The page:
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Publication numberUS20110118926 A1
Publication typeApplication
Application numberUS 12/590,907
Publication dateMay 19, 2011
Filing dateNov 16, 2009
Priority dateNov 16, 2009
Also published asUS8655536, US20130191017
Publication number12590907, 590907, US 2011/0118926 A1, US 2011/118926 A1, US 20110118926 A1, US 20110118926A1, US 2011118926 A1, US 2011118926A1, US-A1-20110118926, US-A1-2011118926, US2011/0118926A1, US2011/118926A1, US20110118926 A1, US20110118926A1, US2011118926 A1, US2011118926A1
InventorsJohn William Peake, Arthur F. Lange
Original AssigneeTrimble Navigation Limited
Export CitationBiBTeX, EndNote, RefMan
External Links: USPTO, USPTO Assignment, Espacenet
Method and system for augmenting a guidance system with a path sensor
US 20110118926 A1
Abstract
In an automatic vehicle position control system, such as a satellite-based agricultural implement steering system, the satellite-based steering information is adjusted with information obtained from one or more path sensors to facilitate the automatic nudging of the vehicle to take account of inaccurate tracking of the agricultural implement relative to its tractor, terrain variations, and inaccuracies in the satellite-based steering system.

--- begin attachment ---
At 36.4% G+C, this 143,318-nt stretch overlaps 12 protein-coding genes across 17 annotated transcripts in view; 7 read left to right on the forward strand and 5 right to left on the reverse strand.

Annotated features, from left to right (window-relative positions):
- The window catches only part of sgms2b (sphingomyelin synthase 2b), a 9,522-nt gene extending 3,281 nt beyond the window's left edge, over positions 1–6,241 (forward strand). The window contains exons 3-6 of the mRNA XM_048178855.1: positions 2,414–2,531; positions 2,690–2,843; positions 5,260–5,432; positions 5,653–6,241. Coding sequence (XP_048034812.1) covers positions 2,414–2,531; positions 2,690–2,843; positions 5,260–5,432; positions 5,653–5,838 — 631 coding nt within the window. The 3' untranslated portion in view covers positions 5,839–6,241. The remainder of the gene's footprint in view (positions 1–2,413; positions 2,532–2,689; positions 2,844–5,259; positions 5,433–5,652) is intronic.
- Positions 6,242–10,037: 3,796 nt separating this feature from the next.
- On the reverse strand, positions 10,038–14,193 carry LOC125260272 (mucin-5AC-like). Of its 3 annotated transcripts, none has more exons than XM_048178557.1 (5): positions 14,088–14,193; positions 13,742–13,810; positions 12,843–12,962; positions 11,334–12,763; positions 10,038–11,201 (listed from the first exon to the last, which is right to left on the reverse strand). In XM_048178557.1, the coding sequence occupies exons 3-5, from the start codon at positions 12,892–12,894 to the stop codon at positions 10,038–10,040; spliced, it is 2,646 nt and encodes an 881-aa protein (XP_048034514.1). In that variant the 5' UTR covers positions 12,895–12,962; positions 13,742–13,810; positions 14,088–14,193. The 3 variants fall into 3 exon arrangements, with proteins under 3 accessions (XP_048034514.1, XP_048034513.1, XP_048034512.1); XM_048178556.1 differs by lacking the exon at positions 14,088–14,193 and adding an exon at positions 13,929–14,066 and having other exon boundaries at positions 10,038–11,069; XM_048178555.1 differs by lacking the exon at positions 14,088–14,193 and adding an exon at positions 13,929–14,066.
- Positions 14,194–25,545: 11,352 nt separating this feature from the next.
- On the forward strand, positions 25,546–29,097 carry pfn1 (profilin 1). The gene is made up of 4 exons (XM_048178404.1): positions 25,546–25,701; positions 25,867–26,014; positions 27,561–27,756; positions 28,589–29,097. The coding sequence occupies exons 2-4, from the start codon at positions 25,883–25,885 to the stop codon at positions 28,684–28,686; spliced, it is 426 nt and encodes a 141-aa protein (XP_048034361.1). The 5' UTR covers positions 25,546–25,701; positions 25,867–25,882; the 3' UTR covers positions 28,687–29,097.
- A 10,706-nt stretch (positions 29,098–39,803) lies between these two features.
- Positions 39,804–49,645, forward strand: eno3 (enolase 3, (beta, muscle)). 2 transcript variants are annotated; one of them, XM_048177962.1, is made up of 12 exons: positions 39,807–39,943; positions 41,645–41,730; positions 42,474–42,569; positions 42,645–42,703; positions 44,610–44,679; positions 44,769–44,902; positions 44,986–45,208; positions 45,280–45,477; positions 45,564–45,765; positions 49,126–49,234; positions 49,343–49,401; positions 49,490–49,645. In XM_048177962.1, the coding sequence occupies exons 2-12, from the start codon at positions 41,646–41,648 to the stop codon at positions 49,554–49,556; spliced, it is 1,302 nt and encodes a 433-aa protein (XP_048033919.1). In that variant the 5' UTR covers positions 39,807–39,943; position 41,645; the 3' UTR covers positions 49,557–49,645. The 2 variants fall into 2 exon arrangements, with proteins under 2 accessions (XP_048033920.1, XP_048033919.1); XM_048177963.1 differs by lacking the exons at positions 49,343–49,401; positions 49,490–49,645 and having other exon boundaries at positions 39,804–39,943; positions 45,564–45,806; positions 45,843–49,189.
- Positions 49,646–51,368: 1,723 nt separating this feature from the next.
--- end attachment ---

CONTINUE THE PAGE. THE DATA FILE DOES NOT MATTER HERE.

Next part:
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Claims(24)
1. A system for augmenting guidance information from an automatic guidance system in a mobile agricultural vehicle machine, comprising:
a position determination guidance sensor mounted on the mobile agricultural machine and configured to provide guidance information for controlling the steering direction of the machine along a guidance path;
at least one path sensor mounted on the mobile agricultural machine for sensing the relative position of the mobile agricultural machine to at least one path reference point, and
a processor configured to estimate augmented guidance information derived from the path sensor and the position determination guidance sensor.
2. The system of claim 1, wherein the position determination guidance sensor comprises a GNSS receiver.
3. The system of claim 2, wherein the position determination guidance sensor further includes an inertial measurement unit (IMU).
4. The system of claim 2, wherein the GNSS receiver includes at least one of a GPS, Galileo, GLONASS, or Compass.
5. The system of claim 2, wherein the GNSS receiver is configured to operate in conjunction with a Real-Time Kinematic correction system.
6. The system of claim 2, wherein the GNSS receiver is configured to operate in conjunction with a Differential GPS correction system.